2. Being honest to myself

Age 14:

  • Understand and embrace both your strengths and your weaknesses a la The Seven Habits of Highly Effective Teens, which was required reading for all incoming freshman of the James Wood High Class of 2008.
  • Realize when you are taking something too seriously and need to apologize for something you’ve done wrong because your friends already don’t like you and you need to grovel to maintain their good graces.
  • Tell your parents and teachers the whole truth all the time no matter the consequences because if you don’t, your mother will find out, and you don’t want that.

Age 27:

  • Tell people when you are too anxious to deal with shit, even if admitting you struggle with a mental illness is still stigmatized.
  • Apologize to your husband when you hurt him without getting indignant about it or spiraling into a panic over whether or not you’re being too “submissive.”
  • Understand when you are acting out an unhealthy pattern and choose to either be the stronger person and break the habit or keep going down that path, because sometimes acting enlightened is too fucking exhausting.

3. Doing my best in everything

Age 14:

  • Don’t turn in half-assed assignments because instead of doing your best work, you spent more time talking on the phone with your 3 crushes.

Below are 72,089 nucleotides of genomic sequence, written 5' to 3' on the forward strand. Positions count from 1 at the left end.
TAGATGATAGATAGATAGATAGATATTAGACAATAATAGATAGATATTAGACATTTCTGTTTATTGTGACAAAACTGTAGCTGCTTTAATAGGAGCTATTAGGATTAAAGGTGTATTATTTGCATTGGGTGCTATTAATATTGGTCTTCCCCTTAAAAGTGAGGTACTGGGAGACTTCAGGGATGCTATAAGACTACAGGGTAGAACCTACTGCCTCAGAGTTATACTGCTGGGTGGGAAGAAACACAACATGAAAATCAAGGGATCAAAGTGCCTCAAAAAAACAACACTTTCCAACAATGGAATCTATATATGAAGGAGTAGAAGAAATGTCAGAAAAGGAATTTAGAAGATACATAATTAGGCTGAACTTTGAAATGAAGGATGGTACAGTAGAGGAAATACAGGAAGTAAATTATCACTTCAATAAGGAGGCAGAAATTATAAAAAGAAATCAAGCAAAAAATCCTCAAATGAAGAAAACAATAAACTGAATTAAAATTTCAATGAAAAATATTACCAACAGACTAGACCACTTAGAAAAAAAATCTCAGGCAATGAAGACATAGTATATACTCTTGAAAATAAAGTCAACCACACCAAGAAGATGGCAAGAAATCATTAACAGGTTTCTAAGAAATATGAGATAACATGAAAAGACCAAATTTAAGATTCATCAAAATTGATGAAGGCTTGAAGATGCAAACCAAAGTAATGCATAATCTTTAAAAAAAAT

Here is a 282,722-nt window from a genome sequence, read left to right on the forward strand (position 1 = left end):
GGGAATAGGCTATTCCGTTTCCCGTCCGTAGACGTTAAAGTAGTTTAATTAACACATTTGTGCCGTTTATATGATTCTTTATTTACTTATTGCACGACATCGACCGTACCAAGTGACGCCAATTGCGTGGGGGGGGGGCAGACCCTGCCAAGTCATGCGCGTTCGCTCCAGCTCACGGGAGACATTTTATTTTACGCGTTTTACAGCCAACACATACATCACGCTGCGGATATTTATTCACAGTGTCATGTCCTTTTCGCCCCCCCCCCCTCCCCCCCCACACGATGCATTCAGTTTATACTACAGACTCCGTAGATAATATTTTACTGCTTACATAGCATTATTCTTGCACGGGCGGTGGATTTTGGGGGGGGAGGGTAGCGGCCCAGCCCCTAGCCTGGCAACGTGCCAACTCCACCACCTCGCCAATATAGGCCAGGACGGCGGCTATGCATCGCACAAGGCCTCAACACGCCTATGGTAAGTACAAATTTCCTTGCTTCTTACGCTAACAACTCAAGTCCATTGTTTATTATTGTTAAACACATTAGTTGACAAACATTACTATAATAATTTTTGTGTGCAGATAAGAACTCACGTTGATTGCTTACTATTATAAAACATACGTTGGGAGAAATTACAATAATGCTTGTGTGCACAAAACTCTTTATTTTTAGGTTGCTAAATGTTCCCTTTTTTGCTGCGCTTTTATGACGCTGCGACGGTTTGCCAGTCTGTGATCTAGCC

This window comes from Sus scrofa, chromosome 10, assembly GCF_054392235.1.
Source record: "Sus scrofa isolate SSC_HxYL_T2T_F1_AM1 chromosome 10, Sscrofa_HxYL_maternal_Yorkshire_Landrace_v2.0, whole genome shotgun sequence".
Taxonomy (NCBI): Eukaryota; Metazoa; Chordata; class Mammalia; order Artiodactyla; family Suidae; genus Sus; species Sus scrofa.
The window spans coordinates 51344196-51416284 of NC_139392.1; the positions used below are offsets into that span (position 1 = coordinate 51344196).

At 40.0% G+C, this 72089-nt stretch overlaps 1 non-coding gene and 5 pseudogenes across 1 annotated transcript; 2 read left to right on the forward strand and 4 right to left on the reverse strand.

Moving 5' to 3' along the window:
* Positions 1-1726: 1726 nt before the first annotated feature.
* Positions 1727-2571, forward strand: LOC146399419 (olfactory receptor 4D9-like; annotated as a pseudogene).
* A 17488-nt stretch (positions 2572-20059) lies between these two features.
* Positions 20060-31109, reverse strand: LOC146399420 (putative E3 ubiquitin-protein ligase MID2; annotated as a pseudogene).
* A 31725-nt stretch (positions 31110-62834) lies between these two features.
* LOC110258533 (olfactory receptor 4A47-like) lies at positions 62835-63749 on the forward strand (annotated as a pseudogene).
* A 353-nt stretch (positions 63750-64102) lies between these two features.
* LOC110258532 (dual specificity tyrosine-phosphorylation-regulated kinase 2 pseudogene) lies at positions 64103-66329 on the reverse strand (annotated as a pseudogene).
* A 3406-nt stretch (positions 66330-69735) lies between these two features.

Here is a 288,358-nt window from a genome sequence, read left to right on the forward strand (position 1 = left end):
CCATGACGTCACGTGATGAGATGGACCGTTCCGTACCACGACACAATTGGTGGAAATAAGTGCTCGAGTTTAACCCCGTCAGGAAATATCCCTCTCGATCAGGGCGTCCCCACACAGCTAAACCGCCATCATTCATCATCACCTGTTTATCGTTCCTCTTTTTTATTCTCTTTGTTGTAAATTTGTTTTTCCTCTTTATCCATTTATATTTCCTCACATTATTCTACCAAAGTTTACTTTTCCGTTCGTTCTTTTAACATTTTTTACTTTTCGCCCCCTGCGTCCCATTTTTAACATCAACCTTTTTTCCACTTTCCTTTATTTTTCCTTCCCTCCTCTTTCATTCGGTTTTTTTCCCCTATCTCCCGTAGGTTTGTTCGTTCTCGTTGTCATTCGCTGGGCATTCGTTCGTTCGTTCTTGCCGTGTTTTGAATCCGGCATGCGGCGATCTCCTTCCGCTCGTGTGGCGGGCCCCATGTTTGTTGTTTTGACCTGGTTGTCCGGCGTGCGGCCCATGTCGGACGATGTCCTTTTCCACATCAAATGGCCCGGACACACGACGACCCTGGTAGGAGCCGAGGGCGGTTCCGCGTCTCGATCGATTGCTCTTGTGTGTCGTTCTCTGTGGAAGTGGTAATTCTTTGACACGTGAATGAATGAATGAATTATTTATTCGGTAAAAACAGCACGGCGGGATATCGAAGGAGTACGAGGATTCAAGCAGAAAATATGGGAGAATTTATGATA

• Even though it seems everyone could care less about the tenor sax section in Concert Band, resist every urge to not play the difficult parts in band class and let the brass, flutes, and clarinets carry the load instead.

Age 27:

  • Spend an hour a day writing without taking a Facebook and/or YouTube break every 5 minutes.
  • Make regular three-to-five day attempts to eat well and excercise before taking the path of least resistance and eating pizza three times a week while binge-watching Hulu.

4. Ignoring taunts

Age 14: Let the bully’s comments slide off your shoulders.

Age 27: For the literal love of Jesus, STOP ENGAGING WITH INTERNET TROLLS.

Epilogue: What I’ve realized about self-improvement lists that is true at age 14 and age 27:

  • Making these lists is easy.
  • Living them out is tough.
  • And I’m still loved whether or not I “succeed” in them.
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Am I Arabic?